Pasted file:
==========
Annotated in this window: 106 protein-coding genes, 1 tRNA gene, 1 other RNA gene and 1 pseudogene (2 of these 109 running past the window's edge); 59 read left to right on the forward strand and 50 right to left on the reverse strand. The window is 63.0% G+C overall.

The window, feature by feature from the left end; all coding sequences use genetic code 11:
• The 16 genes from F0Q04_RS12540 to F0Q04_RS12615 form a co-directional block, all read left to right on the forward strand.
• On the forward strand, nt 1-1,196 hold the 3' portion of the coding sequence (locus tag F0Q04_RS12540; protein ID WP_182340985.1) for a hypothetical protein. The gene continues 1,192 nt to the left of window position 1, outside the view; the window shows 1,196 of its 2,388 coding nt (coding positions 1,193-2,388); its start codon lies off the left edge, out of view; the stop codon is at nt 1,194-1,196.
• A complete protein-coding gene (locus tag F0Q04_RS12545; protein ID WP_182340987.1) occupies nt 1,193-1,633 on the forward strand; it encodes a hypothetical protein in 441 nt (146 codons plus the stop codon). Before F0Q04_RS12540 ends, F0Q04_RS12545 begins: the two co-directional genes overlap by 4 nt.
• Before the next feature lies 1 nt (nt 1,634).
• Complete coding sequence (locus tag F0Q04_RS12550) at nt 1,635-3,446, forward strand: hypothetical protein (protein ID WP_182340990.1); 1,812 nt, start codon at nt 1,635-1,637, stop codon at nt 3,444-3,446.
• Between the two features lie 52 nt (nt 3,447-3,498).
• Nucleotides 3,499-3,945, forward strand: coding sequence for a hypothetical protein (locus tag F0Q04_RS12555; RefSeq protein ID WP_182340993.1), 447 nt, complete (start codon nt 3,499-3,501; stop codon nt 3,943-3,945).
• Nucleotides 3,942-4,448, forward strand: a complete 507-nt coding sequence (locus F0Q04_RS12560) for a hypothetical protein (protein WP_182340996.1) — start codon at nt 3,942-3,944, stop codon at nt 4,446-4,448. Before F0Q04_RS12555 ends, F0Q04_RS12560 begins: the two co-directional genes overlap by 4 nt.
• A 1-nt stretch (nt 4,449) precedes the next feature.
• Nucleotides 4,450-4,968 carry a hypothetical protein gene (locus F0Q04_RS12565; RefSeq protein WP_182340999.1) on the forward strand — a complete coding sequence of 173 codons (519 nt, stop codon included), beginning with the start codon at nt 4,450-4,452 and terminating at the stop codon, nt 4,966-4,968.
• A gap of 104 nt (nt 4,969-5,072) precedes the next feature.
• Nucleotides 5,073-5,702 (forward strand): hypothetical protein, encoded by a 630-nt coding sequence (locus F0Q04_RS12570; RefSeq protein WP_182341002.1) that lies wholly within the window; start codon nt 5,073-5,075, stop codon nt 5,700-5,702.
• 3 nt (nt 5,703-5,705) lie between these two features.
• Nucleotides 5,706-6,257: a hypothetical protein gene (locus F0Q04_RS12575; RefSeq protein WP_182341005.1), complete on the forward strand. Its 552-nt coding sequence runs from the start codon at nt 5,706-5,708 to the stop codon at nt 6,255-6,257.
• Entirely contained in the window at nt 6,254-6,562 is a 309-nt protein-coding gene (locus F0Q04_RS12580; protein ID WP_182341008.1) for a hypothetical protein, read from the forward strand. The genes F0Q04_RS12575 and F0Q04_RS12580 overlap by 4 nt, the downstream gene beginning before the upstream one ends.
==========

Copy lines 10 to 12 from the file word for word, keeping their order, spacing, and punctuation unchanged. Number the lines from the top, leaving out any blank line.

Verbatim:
• Nucleotides 3,942-4,448, forward strand: a complete 507-nt coding sequence (locus F0Q04_RS12560) for a hypothetical protein (protein WP_182340996.1) — start codon at nt 3,942-3,944, stop codon at nt 4,446-4,448. Before F0Q04_RS12555 ends, F0Q04_RS12560 begins: the two co-directional genes overlap by 4 nt.
• A 1-nt stretch (nt 4,449) precedes the next feature.
• Nucleotides 4,450-4,968 carry a hypothetical protein gene (locus F0Q04_RS12565; RefSeq protein WP_182340999.1) on the forward strand — a complete coding sequence of 173 codons (519 nt, stop codon included), beginning with the start codon at nt 4,450-4,452 and terminating at the stop codon, nt 4,966-4,968.